Question by <!=firstname.lastname@example.org_stop><!=fname>Matt<!=fname_end> <!=lname>Dees<!=lname_end> posted 20 Jun 2004
| Line Interference?|
|<!=question>after decided that 802.11b will not work for any sort of media or entertainment uses, I've decided to run cat5e in my house, and now I'm experiancing line interference for an unexplainable reason.|
I have taken the following steps to avoid interference, or to diagnosis the problem:
1.) I ran the wires in my attic hanging from the roof to avoid and EMI. at no point does it come within 5ft of any power lines.
2.) Dropped the wires via plastic conduits (on the outside of the walls)
3.) The cable's conintuity has been tested as fine
4.) All the patch cables are brand new and tested (and work on other set ups).
5.)The terminals are correctly set up and test green.
6.) my NIC has been configured for my network (no DHCP)
7.) I have attempted to connect multiple machines, none have worked, and when attempting to ping (on any of said machines) the router, I get request timed out.
8.) when using a home made tester that basically just connects the twisted pairs, the router acts no different then as if it were connected to a NIC (fast blinking activity light, regardless whether the connected machine is on or off)
please, I have spent two days trying to figure this out, and I'm at a complete lost, is there any advice you can give me that will help me fix this problem?<!=question_end>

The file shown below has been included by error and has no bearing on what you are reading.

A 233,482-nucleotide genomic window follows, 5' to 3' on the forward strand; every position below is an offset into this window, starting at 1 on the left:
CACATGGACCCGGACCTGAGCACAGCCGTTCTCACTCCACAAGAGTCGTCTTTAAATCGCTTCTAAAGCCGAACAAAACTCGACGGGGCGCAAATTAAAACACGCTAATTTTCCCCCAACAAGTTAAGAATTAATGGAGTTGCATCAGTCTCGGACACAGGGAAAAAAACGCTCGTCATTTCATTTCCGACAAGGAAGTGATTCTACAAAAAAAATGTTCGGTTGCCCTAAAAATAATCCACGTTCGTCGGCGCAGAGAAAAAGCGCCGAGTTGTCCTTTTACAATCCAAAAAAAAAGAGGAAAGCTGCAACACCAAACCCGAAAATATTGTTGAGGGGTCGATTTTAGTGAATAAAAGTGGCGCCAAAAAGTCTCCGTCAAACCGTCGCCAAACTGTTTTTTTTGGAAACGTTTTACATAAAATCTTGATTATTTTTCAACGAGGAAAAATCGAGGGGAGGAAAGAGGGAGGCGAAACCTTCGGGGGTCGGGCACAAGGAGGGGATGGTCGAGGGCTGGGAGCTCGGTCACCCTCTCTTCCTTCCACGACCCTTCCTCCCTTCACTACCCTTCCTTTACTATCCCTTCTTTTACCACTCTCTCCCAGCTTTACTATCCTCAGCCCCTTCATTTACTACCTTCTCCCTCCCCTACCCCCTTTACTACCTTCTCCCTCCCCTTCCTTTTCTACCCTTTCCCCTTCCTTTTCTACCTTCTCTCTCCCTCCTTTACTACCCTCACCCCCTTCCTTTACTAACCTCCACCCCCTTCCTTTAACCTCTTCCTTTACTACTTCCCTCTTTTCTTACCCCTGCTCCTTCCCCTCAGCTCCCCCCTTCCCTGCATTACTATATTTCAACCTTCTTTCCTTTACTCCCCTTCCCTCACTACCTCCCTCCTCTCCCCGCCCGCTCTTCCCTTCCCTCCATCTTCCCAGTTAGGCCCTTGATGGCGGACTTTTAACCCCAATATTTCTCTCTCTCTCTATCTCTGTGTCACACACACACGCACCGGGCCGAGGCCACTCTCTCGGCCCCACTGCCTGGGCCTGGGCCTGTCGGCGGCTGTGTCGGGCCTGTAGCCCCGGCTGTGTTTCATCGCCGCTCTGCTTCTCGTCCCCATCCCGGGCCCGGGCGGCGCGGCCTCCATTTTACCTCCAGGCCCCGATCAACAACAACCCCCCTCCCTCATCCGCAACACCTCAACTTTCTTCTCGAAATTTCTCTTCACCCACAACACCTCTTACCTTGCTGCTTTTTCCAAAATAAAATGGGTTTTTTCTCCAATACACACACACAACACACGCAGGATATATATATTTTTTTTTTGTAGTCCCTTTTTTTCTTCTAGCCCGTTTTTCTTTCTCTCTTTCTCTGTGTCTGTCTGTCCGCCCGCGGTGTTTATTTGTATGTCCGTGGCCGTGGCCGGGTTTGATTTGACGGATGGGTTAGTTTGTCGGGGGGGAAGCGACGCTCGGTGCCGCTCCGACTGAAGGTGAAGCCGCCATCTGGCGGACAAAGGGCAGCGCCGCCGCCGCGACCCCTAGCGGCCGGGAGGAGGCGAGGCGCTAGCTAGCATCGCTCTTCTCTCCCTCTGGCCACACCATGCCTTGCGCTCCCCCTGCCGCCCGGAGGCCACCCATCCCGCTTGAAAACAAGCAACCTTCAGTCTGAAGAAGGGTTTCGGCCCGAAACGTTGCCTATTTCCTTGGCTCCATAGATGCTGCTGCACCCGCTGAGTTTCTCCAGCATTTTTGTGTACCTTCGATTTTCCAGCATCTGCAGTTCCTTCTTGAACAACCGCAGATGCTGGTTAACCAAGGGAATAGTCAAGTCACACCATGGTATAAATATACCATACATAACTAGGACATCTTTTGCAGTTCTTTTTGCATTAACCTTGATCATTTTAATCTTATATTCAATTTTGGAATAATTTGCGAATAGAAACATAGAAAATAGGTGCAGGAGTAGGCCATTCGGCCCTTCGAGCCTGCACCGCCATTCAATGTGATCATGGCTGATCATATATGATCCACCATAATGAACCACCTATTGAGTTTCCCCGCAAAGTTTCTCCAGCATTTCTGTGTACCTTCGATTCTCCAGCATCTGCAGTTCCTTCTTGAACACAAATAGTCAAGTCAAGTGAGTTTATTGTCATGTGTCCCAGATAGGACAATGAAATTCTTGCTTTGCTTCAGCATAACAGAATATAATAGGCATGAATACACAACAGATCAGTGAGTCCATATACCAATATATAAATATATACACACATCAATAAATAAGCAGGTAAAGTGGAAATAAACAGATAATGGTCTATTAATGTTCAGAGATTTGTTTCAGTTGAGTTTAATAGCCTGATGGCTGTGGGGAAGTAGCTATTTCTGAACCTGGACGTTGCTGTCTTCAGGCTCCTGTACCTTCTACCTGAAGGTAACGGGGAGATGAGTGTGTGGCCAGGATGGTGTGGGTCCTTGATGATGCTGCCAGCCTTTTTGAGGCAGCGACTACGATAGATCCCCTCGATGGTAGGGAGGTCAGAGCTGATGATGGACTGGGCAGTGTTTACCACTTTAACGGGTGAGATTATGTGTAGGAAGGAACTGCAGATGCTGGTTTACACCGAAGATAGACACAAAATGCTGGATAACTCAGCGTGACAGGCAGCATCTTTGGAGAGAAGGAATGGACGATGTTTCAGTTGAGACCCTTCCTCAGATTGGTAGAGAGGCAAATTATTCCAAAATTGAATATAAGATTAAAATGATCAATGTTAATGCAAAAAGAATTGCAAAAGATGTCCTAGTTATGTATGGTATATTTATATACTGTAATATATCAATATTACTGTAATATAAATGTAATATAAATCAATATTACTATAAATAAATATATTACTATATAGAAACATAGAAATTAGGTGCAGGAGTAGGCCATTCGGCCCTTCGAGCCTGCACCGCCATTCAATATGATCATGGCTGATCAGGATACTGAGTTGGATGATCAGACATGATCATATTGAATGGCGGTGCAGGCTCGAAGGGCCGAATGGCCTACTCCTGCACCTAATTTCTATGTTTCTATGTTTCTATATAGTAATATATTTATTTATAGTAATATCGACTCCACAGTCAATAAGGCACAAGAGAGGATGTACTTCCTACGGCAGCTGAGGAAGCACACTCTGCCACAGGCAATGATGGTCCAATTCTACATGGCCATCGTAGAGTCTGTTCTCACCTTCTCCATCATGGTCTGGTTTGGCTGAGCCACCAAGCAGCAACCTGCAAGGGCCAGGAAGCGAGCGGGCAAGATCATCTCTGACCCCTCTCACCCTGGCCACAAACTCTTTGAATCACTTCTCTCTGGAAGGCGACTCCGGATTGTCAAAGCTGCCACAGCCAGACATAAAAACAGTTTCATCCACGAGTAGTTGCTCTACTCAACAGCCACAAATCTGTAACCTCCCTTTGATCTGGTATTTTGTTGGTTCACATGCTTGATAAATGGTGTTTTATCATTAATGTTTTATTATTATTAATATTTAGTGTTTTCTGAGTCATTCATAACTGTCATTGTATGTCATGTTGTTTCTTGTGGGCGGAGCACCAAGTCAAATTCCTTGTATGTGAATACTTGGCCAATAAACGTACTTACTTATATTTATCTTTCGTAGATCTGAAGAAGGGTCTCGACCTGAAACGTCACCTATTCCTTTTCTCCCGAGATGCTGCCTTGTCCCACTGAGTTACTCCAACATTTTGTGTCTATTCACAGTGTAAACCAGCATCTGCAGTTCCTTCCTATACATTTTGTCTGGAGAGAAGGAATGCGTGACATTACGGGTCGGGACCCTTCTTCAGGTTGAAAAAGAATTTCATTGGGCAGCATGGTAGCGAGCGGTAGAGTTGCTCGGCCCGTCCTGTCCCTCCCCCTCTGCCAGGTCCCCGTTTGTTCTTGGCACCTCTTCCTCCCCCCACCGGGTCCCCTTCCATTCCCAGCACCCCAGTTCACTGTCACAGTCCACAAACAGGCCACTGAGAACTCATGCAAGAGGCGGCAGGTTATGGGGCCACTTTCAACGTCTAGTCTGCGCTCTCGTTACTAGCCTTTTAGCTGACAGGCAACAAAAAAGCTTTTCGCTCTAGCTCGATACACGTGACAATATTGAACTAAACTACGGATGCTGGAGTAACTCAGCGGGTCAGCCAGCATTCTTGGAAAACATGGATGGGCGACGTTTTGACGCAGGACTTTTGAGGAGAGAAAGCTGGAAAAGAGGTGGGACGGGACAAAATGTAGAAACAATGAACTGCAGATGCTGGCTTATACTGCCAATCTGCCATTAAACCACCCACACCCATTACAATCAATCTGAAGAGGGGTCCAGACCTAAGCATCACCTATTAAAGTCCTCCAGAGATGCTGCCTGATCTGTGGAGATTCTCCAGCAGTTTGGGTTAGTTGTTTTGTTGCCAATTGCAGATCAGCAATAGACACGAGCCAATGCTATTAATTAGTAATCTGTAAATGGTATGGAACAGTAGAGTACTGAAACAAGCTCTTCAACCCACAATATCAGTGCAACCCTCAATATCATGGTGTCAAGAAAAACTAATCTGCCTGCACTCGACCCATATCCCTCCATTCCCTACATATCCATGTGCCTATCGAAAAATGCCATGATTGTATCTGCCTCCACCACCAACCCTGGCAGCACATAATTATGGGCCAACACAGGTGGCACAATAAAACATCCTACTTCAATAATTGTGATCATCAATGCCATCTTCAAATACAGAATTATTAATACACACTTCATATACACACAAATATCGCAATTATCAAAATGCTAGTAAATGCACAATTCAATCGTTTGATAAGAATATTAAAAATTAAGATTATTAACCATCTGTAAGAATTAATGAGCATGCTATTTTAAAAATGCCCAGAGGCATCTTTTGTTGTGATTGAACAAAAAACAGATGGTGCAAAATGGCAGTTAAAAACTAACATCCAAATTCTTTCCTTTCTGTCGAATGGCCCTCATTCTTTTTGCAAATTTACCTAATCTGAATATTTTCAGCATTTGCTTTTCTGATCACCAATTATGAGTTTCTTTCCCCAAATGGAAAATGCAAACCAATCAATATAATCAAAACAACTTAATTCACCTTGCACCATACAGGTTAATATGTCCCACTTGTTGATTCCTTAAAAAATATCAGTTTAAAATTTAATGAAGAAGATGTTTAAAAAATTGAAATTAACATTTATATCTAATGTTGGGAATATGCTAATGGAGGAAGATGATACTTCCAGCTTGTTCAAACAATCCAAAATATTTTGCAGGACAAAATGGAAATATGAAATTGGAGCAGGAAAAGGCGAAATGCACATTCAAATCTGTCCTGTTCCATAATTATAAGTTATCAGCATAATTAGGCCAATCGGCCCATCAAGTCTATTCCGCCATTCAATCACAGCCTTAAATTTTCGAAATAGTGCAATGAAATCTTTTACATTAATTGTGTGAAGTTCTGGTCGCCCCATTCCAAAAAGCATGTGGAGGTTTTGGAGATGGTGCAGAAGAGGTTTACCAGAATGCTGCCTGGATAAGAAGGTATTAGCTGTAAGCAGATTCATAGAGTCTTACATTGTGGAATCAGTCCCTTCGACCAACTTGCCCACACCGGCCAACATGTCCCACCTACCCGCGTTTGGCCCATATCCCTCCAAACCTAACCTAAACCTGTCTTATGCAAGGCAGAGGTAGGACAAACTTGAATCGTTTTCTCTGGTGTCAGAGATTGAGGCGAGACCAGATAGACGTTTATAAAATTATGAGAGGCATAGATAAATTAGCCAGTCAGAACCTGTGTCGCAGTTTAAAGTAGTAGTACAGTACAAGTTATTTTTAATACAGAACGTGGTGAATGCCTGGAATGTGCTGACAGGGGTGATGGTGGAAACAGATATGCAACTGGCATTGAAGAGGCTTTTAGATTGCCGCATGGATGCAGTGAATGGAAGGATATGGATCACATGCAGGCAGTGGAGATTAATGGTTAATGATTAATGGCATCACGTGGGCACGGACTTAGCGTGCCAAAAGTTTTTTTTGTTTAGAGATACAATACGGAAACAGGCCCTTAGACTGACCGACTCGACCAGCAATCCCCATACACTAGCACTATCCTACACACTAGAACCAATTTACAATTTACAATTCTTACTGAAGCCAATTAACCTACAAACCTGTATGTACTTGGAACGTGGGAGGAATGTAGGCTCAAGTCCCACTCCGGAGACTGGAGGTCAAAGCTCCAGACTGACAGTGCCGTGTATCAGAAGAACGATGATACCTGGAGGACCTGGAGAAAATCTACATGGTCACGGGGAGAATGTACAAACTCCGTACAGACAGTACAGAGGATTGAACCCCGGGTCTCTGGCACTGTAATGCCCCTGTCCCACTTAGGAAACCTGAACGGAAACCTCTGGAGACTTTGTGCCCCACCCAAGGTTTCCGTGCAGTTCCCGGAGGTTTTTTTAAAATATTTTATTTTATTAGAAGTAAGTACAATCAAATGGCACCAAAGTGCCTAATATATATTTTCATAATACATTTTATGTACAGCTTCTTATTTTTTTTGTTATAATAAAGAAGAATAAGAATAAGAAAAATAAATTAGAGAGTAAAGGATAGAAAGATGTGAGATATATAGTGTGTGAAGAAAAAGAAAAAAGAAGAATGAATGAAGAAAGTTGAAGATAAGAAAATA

Answer by <!=answered>Dmitri Abaimov<!=answered_end> posted 22 Jun 2004
My help won't probably do much to ease your pain, but I would suggest couple things:
If you are sure the cables tested OK for continuity ALL THE WAY THROUGH, with patch cords connected at both ends, and also none of the components appear to be damaged, do not waste your time tracing mysterious EMI because the problem most likely lies in the Windows network setup. I would advise to enable that DHCP server on the router, and let the machine figure the connection out.
I'm not sure about your home made tester. What's it do? The blinking activity may very well be an indication of a hardware problem, but you should check that in the router's manual.
In a normal residential environment EMI sources are either absent or negligibly weak, so, again, don't waste your time on EMI.
Dmitri Abaimov, RCDD
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